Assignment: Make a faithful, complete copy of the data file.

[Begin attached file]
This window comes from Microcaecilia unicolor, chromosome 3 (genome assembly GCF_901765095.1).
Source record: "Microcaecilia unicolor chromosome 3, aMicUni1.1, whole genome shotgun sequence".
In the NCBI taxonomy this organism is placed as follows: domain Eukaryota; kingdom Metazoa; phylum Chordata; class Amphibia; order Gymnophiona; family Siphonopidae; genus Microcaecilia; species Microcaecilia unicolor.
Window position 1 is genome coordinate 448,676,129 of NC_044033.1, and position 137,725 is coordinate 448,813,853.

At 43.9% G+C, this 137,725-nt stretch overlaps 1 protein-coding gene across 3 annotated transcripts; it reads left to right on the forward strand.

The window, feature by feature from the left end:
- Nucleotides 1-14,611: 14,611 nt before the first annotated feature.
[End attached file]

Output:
This window comes from Microcaecilia unicolor, chromosome 3 (genome assembly GCF_901765095.1).
Source record: "Microcaecilia unicolor chromosome 3, aMicUni1.1, whole genome shotgun sequence".
In the NCBI taxonomy this organism is placed as follows: domain Eukaryota; kingdom Metazoa; phylum Chordata; class Amphibia; order Gymnophiona; family Siphonopidae; genus Microcaecilia; species Microcaecilia unicolor.
Window position 1 is genome coordinate 448,676,129 of NC_044033.1, and position 137,725 is coordinate 448,813,853.

At 43.9% G+C, this 137,725-nt stretch overlaps 1 protein-coding gene across 3 annotated transcripts; it reads left to right on the forward strand.

The window, feature by feature from the left end:
- Nucleotides 1-14,611: 14,611 nt before the first annotated feature.